This rule is designed to ensure that every party to the litigation checks the facts and law important to subject-matter as well as appellate jurisdiction. The jurisdictional summary in NGI's brief disclosed all the facts necessary to defeat jurisdiction.7 The defendants' brief recites: "The jurisdictional summary contained in the Brief for [NGI] adequately states the bases for the jurisdiction of the trial court". Litigants who repeatedly--in answering the complaint, and in addressing the jurisdictional issue on appeal--fail to detect a flaw are not in a strong position to contend that had they known of the defect they would have handled the case differently. Had they thought a different strategy beneficial, they would have searched more diligently for defects. There is no reason why the judicial system should protect parties in big-stakes commercial litigation who fail to protect themselves.


Another kind of injury might be pertinent here. The guarantors other than Bettison may be injured in fact by Bettison's dismissal: they must pay the $200,000 (plus interest) for the pre-November 1979 sales without Bettison's help, and they are exposed to liability for other sales. I gather from NGI's representations at the first oral argument that Bettison has property in the United States on which NGI may have planned to levy. This is not, however, the sense of prejudice that matters. The guarantors are jointly and severally liable, so none is an indispensable party under Fed.R.Civ.P. 19(b). See Bio-Analytical Services, Inc. v. Edgewater Hospital, Inc., 565 F.2d 450, 452-53 (7th Cir.1977); Jett v. Philips & Associates, 439 F.2d 987, 990 (10th Cir.1971). NGI could have sued only the four Venezuelan guarantors in the first place, putting them in the same position they occupy once NGI dismisses Bettison. Bettison's presence in the district court did not affect the conduct of the litigation.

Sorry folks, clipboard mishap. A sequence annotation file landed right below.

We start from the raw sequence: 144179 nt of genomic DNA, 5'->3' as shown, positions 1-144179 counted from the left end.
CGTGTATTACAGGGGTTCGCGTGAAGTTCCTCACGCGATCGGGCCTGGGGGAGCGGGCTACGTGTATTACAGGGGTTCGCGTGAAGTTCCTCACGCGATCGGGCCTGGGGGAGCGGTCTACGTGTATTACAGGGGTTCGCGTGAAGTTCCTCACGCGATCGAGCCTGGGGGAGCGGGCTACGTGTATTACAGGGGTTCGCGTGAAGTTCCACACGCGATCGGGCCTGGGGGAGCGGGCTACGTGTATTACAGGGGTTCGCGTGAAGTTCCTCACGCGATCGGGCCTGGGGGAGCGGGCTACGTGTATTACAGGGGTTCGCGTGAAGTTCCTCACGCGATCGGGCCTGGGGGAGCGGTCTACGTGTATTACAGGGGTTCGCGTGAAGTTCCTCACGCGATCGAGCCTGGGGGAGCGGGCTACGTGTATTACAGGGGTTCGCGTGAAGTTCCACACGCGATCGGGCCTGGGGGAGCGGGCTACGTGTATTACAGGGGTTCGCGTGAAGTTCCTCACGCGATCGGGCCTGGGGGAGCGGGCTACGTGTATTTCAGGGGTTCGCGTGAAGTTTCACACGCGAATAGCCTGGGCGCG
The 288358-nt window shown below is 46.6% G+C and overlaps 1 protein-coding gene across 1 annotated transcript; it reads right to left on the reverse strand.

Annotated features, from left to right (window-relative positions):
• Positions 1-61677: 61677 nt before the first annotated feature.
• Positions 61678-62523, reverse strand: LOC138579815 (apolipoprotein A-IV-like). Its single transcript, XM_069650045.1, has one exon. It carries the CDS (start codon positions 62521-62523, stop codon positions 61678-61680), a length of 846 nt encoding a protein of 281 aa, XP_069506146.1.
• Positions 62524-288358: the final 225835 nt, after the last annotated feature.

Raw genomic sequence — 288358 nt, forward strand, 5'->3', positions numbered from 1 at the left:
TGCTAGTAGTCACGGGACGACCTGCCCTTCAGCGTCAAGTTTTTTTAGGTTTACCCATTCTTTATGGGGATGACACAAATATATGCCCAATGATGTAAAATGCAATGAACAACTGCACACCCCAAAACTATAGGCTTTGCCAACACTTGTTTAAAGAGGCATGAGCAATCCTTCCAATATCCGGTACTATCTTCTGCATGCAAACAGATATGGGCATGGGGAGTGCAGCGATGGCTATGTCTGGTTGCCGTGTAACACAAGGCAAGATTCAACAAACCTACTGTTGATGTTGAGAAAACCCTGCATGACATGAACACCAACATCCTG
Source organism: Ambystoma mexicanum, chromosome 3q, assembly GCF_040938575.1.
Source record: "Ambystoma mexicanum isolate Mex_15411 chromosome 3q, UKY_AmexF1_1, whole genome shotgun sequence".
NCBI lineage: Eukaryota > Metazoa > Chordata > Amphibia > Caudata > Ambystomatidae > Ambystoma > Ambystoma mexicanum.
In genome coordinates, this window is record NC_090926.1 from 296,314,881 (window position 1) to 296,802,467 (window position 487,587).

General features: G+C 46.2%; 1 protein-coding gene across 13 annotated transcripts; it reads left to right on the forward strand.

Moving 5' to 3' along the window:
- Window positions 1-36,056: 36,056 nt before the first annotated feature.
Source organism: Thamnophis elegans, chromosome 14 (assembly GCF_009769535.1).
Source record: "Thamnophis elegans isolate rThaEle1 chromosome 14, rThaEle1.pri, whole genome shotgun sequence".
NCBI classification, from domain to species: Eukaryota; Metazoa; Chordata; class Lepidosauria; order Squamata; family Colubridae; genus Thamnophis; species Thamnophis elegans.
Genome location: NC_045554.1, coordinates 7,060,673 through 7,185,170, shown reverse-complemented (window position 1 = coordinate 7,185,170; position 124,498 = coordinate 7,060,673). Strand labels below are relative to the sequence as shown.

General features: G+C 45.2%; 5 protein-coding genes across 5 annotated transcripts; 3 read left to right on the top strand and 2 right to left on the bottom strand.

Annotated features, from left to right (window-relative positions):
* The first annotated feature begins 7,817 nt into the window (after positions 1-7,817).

To the extent a claim of prejudice presents questions of fact or inference, it would be wise in the ordinary course to remand the case to the district court, which is in the best position to determine whether the presence of the extra party affected the outcome. A remand is neither necessary nor appropriate in this case, however, for two reasons. First, the guarantors have not asked for one. NGI moved in this court to dismiss Bettison as a party; the guarantors opposed that motion but did not ask for a remand or an evidentiary hearing; they did not request an initial decision from the district judge but addressed their arguments wholly to the panel. The guarantors' petition for rehearing en banc also did not suggest that the district court should be invited to resolve the question. The guarantors asked for, and got, our views; they have never suggested that they want anyone else's. We should hold them to the strategy they have chosen. Second, this is a "paper case". Bettison's presence was important only to the extent it made discovery from him easier to conduct. It did not create access to information that otherwise could not have been reached (non-parties may be deposed and required to produce documents at their depositions). Ease in securing information is not the sort of "prejudice" that requires new trials. The determination of prejudice therefore does not depend on the district court's closer perspective on the litigation. (Which may be why the guarantors have not asked for a remand.)